Israelis are bold and visionary, passionate and generous. But they can also be grandiose and self-absorbed. Emerging from the depths of Jewish history and the drama of the Zionist rebellion against it, they have a deeply conflicted identity. They are willing to sacrifice themselves for the collective, but also to sacrifice that very collective for a higher, and likely unattainable, ideal. Resolving these internal conflicts and coming to terms with the trauma of the Holocaust are imperative to Israel's survival as a nation and to the stability of the world.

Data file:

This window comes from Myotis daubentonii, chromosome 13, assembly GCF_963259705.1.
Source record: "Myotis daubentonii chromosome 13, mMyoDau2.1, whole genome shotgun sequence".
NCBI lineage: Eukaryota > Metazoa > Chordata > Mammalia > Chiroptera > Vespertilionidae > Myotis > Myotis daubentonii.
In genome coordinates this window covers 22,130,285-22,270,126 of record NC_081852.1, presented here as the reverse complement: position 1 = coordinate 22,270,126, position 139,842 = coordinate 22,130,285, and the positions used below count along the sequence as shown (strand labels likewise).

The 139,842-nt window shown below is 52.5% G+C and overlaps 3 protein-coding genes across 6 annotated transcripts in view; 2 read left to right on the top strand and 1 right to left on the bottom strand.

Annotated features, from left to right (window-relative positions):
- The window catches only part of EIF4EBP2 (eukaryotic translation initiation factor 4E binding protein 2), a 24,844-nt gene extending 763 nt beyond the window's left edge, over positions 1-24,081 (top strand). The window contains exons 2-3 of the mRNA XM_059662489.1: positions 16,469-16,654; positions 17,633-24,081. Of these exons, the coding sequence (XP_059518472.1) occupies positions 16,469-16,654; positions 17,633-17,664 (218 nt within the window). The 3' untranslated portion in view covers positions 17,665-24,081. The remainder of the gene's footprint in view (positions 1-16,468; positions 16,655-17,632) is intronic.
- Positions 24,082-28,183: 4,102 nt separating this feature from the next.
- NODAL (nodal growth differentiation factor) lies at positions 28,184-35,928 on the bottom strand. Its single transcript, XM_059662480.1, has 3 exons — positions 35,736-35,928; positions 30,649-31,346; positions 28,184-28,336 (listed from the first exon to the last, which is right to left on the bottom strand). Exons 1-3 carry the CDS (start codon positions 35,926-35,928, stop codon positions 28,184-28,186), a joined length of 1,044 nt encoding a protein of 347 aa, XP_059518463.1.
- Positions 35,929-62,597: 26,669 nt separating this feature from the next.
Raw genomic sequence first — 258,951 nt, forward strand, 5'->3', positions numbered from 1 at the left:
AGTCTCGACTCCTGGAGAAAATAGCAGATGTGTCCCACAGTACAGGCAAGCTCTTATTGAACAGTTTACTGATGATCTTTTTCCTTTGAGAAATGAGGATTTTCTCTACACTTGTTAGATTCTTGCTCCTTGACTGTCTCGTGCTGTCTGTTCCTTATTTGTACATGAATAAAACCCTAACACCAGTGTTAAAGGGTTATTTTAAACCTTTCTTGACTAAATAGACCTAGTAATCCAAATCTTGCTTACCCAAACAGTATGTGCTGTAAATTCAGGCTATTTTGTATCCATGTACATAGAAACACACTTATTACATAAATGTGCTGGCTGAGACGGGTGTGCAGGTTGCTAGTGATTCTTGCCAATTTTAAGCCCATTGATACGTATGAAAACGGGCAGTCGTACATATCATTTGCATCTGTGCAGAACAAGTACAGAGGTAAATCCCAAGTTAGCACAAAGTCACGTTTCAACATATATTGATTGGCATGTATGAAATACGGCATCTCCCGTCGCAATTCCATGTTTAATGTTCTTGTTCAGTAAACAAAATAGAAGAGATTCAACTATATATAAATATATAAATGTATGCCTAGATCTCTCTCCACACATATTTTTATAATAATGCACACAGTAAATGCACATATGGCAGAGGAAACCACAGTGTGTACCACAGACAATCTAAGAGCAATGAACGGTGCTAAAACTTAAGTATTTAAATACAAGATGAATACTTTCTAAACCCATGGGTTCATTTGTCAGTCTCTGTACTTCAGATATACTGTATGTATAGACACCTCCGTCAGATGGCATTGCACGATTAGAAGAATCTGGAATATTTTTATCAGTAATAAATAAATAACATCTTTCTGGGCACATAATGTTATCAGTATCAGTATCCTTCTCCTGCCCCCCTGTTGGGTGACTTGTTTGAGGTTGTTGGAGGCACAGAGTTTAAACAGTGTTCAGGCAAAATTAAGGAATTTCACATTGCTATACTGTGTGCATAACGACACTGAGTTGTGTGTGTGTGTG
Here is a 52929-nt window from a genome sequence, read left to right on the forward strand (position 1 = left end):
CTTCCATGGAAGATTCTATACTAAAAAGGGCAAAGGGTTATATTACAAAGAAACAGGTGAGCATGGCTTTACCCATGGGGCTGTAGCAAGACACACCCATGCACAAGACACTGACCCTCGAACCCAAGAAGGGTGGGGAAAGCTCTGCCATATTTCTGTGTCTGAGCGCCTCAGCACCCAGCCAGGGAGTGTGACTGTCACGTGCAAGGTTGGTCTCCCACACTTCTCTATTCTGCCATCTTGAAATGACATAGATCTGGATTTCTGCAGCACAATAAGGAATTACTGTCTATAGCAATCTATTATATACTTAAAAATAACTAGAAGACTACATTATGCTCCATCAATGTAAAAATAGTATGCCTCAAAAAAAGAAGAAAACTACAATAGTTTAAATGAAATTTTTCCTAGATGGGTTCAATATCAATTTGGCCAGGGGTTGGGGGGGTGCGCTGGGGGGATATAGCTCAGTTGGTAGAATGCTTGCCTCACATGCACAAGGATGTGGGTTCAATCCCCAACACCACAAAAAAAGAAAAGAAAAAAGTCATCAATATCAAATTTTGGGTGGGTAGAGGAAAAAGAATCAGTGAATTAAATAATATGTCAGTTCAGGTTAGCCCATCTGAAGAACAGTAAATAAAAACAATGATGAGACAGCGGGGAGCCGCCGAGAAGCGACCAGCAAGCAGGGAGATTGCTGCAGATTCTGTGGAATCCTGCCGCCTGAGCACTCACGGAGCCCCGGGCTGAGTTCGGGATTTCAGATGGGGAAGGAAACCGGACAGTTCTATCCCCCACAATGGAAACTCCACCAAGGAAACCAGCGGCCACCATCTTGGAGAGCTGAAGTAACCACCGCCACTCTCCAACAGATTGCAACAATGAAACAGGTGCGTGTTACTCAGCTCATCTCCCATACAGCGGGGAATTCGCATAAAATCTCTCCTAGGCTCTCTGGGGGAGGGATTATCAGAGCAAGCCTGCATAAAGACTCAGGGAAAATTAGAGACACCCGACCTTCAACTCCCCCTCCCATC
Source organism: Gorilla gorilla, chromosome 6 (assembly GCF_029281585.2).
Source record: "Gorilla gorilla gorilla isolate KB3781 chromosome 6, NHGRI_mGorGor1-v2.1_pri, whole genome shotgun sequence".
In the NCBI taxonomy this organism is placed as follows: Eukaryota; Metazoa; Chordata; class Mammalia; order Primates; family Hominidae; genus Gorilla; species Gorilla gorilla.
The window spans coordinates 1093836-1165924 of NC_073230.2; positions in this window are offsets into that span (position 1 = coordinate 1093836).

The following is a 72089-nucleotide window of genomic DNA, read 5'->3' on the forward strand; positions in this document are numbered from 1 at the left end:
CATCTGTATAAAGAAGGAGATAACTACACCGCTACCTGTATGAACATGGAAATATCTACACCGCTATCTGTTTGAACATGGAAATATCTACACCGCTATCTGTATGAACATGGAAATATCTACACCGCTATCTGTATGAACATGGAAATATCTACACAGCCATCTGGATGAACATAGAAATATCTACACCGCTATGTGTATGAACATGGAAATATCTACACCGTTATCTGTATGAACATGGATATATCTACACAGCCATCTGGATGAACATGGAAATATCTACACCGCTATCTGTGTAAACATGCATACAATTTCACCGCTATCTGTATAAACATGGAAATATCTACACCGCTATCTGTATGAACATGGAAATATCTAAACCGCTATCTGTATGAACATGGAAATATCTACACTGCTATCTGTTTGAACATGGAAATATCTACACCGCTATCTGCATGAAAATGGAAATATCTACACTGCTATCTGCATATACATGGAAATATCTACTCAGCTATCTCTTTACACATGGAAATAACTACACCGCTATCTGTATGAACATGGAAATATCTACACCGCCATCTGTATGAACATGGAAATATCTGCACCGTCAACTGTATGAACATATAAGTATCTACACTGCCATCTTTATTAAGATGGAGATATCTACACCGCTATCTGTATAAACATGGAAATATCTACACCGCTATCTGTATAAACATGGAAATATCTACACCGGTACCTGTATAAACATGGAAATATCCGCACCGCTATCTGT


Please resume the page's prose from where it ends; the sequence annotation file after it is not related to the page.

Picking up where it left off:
Alon Gratch, a clinical psychologist whose family has lived in Israel for generations, is uniquely positioned to confront these issues. Like the Israeli psyche that Gratch details, The Israeli Mind is both intimate and universal. Intelligent and forthright, compassionate but sometimes maddening, it is an utterly compelling read. Drawing on a broad cultural and historical canvas, and weaving in the author's personal and professional experience, The Israeli Mind presents a provocative, first-hand portrait of the Israeli national character.